The authors say that, especially for those of us who are particularly loss averse, pain frames tend to be much more compelling.

The “fear of loss” is also evident with time-bound offers where it’s either you “act now”, or you lose the big sale.

Learn more about frames:

The New Addiction Industry: Monetizing Compulsive Behavior

Addiction is big business.

And there’s a new digital wave of addictive products that no longer need a substance like nicotine or alcohol to get you addicted.
These new companies don’t even want you to pay with money. The product is often free. Instead, the new addiction industry wants you to pay with your time and focus. Welcome to Addiction 2.0.

Pleasure and Dopamine

The current crop of addictive products went a “level higher”.

They do not catch people’s attention through simple behavioral reinforcement of positive stimuli:

If simple reinforcement drove behavior, we’d find that the most pleasure-inducing apps would be the most popular and well subscribed, but in fact, the opposite is true. An aggregate report of 2017 data shows that a higher amount of time spent on an app is consistently associated with unhappiness: the apps we use most often are the ones we enjoy the least, and the ones we wish we spent less time on.

Instead, the new crop of addictive digital products seeks to maximize the quirks of both our pleasure and pain systems.
And with self-learning algorithms, they’re particularly effective at it.

For example:

  • Leveraging anger, envy, outrage, and fear: negative emotions tend to get more clicks and attention than positive ones. I wish the author had also gone deeper on this all-important bias of digital products
  • Random news feed: With every new update, Facebook began to shape the News Feed into what it is today: a masterpiece of attention hacking. In 2009, the Facebook News Feed got an update that killed chronological order. Instead of Father Time, a new magical algorithm began deciding which posts you would see and when. The update was a major win for randomness, as it took away the last piece of control users had over posts: the order in which they were seen.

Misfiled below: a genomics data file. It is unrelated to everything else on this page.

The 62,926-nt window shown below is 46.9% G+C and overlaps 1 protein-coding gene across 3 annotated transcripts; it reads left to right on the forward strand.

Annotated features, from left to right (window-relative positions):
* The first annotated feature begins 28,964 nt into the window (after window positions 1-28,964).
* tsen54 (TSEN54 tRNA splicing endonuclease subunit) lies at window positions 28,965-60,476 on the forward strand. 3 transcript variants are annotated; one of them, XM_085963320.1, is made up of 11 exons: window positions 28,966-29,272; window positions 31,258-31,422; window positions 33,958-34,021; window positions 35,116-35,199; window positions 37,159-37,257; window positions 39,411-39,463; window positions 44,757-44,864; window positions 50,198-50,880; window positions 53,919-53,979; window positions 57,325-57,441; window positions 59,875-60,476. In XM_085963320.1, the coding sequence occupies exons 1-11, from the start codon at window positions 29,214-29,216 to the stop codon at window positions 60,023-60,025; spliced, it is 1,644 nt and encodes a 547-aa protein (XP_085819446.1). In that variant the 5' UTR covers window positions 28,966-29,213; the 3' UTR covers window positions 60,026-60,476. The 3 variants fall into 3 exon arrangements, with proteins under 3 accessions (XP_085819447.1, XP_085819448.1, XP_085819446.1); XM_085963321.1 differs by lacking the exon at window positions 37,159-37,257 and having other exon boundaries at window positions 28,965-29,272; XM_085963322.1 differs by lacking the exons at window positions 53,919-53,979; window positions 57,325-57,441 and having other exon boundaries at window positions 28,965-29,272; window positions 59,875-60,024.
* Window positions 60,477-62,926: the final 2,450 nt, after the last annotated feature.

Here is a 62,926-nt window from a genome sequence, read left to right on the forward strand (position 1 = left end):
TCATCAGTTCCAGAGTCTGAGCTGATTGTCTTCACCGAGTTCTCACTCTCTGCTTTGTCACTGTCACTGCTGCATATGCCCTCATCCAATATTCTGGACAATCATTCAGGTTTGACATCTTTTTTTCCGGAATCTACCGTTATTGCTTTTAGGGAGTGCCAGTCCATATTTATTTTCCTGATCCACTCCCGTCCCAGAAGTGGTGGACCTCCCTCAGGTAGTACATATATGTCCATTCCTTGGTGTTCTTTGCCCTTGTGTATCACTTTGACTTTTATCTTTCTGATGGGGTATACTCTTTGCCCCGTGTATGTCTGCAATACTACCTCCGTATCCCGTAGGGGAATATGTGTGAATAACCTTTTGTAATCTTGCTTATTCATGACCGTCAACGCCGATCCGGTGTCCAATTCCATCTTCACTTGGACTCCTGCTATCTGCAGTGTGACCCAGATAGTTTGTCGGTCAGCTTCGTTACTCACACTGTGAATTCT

• Zeigarnik effect with “clickbait” articles: both titles and articles in some of the most popular publications are optimized for the Zeigarnik effect, consisting of a cliffhanger or curiosity-generating question or statement that make people want to find out the answer.
    What she looks like now will amaze you! Sound familiar? Never mind how inappropriate such an article might be, placed under an article on the Syrian Civil War. Outbrain and Taboola are the silent giants of this kind of sponsored content ad, which blatantly abuse the Zeigarnik effect: “Three Amsterdam Locals Walk into a J. Crew Shoot . . .” “Here’s Why Guys Are Obsessed with This Underwear.”
    BuzzFeed’s articles are mini Zeigarnik cliffhangers that only clicking on the article can resolve.
  • VR & AR: Our screens are addictive enough in two dimensions. Now virtual reality and augmented reality are beginning to supercharge “engagement” in 3D and beyond. Addiction 3.0 will use VR and AR to enable deeper and more compelling experiences. It is no surprise Facebook spent $2 billion to purchase Oculus Rift, a virtual reality video-game system, or that venture capital investments of nearly as much, $1.9 billion, were made in VR and AR start-ups in 2016 alone.

The solution?
Re-empower yourself, value your time more, and treat digital addiction as an addiction:

Consumers have a choice: pay with money, or pay with attention. So far, we have defaulted to attention. Here’s hoping we go back to good ol’ dollars.

Why We Like What We Like

  • Mere exposure: the more we see something, the more we like it (Bornstein, 1989), with the caveat that we must at least find it mildly enjoyable
    Limit: there’s evidence that it’s possible to have too much repetition, and there are sharp diminishing of returns after roughly fifteen exposures
  • Fluency effect: we show a preference for things that come to mind easily over those that are difficult (similar and overlapping with mere exposure effect)
  • Availability bias: the tendency to believe information that is easier to bring to mind as being more important (aka the availability heuristic)

Brands seek to leverage the above biases in a multitude of ways, from always trying to stay top of mind, catchy jingles, and names that are easy to remember.